That's why you find me getting angry when people come in here and make some stories. I said look, don't judge me by even the standards of the man, who just left here, judge me by my own standards. You cannot say because you were killed in 2008, therefore, I've become a killer. During the demonstration after that bombing thing, I told the youths, who said they wanted the police, 'yes, you may want the police, but the marriage would not last.' There's no security operative, who would standby while you drag people out of the vehicle, burnt the vehicle, kill the occupants, and you want me to sing lullaby with you, it's not done.

I would shoot at you too. So, if you want the police, then keep the law. If you interview them, they will tell you they want justice, but justice should not be to one and not to the other. All of you who are burning cars here and making troubles must be arrested because the owners also demand justice. So, all those who also kill on this side must be arrested because the other side also demands justice.

What of the allegation that some foreigners were used to cause mayhem in Jos?

Let me tell you categorically that since I came into this state as the commissioner of police, I've never arrested a foreigner. I've heard it said that some 60 foreigners were arrested and were taken to Abuja. They never came back; that's what you hear them say at this end. That when they brought some there, they gave them terrorist charges which could not be defended and the court were discharging them. What I'm saying in essence is that since I came here in December, I've never arrested any foreigner. All those I've arrested are sons of the soil; either the Hausa Fulani or the so-called locals.

There were allegations that some of the people arrested were never taken to court?

I have charged those whom I should charge; they are in the court; go to the Attorney General and interview him on this. I told them at the beginning that I'm on the Plateau in peace and for peace and if I must pursue that, I must be just. If I have a case against you, I charge you. If I don't have a case against you, I throw the case out and tell whoever cares what the facts are. That's why whenever I render account to my boss, (the Inspector General of Police), I also let the state know. But the original issue was that, 'ah, he's a Muslim o, bla, bla, bla!' but for God's sake, my type of Islam does not say I should kill people or be unjust to people. What the holy Koran taught me is to be just.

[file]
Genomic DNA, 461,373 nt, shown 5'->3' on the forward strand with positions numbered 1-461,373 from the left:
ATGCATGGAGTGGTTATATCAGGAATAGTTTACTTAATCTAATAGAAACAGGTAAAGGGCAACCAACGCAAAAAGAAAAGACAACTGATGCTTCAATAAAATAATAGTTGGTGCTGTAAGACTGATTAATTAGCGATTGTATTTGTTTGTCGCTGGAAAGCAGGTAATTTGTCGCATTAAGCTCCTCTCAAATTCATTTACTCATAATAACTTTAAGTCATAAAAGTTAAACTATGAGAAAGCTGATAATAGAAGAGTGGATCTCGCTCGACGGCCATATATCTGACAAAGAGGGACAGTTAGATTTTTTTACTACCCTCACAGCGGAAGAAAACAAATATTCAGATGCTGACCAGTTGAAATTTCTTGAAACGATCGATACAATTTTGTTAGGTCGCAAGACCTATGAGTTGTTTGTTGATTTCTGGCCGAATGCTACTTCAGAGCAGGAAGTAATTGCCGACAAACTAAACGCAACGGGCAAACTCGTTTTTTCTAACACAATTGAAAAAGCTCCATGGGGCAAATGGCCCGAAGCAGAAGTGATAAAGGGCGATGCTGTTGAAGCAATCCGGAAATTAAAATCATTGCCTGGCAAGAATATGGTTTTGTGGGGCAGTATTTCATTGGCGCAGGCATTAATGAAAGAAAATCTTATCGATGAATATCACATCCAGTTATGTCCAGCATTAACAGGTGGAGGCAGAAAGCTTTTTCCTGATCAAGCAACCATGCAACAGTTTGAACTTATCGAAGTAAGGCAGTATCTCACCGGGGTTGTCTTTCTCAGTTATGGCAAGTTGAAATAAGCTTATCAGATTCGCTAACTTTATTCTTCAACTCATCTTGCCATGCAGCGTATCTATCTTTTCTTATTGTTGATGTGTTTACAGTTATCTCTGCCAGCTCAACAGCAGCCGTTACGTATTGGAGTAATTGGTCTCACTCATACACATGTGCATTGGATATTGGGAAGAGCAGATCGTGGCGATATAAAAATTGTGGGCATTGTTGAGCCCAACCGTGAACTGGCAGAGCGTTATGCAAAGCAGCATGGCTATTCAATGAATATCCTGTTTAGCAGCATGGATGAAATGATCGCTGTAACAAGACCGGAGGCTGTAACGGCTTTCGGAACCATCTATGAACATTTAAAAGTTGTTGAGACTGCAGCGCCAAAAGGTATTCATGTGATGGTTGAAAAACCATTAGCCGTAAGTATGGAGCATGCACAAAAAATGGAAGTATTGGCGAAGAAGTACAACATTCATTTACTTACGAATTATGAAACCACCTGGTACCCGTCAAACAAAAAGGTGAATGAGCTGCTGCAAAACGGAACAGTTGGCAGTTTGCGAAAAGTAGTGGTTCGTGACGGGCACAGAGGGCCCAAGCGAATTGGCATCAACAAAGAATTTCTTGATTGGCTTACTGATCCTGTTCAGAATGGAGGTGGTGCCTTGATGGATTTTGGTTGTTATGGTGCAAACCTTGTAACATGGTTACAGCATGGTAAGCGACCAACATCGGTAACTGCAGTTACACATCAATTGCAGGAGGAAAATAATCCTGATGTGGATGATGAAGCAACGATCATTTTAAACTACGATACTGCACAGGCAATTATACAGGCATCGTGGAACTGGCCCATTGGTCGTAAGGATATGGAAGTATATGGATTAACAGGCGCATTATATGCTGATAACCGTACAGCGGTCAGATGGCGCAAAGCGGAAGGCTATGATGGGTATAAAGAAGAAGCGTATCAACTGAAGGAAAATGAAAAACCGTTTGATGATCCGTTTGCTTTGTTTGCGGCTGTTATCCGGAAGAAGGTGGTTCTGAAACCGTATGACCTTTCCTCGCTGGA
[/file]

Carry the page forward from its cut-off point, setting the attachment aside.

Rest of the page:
And here am I with the destinies of Nigerians in my hands, particularly on the Plateau and I have to account for them, then I won't be a party to such. So, whom ever I arrest, goes to court if I have a case against him. Like the crisis we had in January, when the CPC people decided to change the venue of their primaries without reference to us, they went elsewhere, thugs attacked them, burning started, I picked the entire executive and charged them. So, there are many cases in court, which the Attorney General will confirm to you when you get to him.

What do you think is the best way for a lasting solution in the state?

The parties on the Plateau are tired of this problem. People are hungry; there's no work and no business. Both the youths and the elders are tired, but the problem is that people are arrogant on both sides. Now, we need honest brokers. Like I said jocularly elsewhere, it's not a case of looking for senior advocates, junior advocates and all that. Let us get honest peace brokers, who would like the termites, dwell on the ground in negotiation.

For government to let the world know that they are doing something, let them give us the names and then allow them to talk to the parties quietly and the world should not know again until when they've signed valid papers and that could be done only by the federal and state governments combined. We have spoken to more than 60 groups. We've invited the youths and elders. We've spoken to religious groups. We know what they are all saying. But other influences must also be looked into.

From within or outside the state?
Both, because since they began to dress this thing in a religious garb, lots of people take side, people who do not know what exactly is happening. Once they hear that Muslims are killing Christians or Christians killing Muslims, they go out and just take side without even giving a thought to what is wrong with them.